Long before the housing crash, Traci Lehman struck a deal with a homeowners association in Brooklyn Park to let it use a Web-based management system that she'd been using as the fee manager of the property.

For Lehman, president of Cities Management, giving the association the tools meant eliminating her role as property manager -- and the fees that went with it. But the system led to big savings for the small, 144-member association, which proved helpful in the housing downturn.

The software includes templates, contracts and a record management system that eliminates paper records. It was developed several years ago by a Cities sister company called SenEarthCo, and is used across the country by property managers. It can also be accessed by members of homeowners associations to organize and access paperwork.

Five years after first handing over the software, Cities has offered it to all the associations it manages as part of a new product called DIY Management.

It worked at Stratford Crossing in Brooklyn Park, so why not elsewhere?

For many associations, the DIY approach replaces an inconvenient assortment of documents that get passed from person to person, said Daniel Greenstein, an attorney with Bernick Lifson. And at $150 a month, it's a bargain for most associations.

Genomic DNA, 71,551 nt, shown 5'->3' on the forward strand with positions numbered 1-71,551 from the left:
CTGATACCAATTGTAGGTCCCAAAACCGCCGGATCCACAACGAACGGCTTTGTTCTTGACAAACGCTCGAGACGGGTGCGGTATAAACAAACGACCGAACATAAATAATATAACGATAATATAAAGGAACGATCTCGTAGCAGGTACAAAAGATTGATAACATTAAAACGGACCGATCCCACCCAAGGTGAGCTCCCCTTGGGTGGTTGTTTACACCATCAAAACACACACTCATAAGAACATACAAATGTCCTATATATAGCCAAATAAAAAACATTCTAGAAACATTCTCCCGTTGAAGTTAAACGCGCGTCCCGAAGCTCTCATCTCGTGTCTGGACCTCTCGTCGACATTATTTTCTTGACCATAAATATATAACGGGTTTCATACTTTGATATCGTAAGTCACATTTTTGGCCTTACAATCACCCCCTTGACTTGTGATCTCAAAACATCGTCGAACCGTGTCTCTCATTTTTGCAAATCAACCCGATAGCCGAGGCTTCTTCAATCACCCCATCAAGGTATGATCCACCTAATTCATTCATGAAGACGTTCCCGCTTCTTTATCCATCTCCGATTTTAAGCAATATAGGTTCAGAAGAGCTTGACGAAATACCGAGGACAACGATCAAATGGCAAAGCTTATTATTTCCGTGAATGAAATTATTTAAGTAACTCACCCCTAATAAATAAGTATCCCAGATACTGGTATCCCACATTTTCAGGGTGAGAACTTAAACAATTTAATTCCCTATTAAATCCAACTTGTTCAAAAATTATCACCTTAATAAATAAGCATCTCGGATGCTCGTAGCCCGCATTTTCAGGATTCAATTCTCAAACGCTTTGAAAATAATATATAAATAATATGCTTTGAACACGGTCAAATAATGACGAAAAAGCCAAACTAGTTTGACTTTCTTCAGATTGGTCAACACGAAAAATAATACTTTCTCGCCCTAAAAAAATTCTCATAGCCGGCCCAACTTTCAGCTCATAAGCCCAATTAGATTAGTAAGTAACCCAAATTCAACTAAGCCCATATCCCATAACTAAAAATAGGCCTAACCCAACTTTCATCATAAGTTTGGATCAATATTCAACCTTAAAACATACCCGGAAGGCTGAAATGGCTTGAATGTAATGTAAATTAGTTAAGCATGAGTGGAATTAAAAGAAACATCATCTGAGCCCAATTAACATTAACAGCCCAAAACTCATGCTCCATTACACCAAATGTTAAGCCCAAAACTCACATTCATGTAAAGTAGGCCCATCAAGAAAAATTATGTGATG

Lehman said that launching the DIY version of the software didn't require additional investment because the software already exists, including all the necessary templates and reports.

A big untapped market

While offering DIY to associations will result in the cancellation of some contracts, Lehman said the upside is huge. She said that with 64 million people across the country living in community associations, there's a huge untapped market. She said she is not worried about losing the bigger accounts because managing a large association can be time-consuming and complex.

The software, Lehman said, will be most useful to the thousands of small community associations and members who have gone through foreclosure or experienced major financial hardship. While the housing market free fall appears to have stopped, its effects on associations remain prevalent.

Greenstein said smaller associations have been hit particularly hard because they tend to have fewer resources than larger ones.

"It's been very difficult with the economic downturn," he said. "A lot of associations are suffering financially right now."

Homeowners associations, typically representing condominium and townhouse buildings, rely on monthly dues and sporadic assessments from homeowners to fund the maintenance and financial affairs of the buildings and common property.

He said there are still many small self-managed associations that are limping along using archaic and inefficient practices.

"It falls back to their own degree of organization and sophistication," he said.

Jim Buchta • 612-673-7376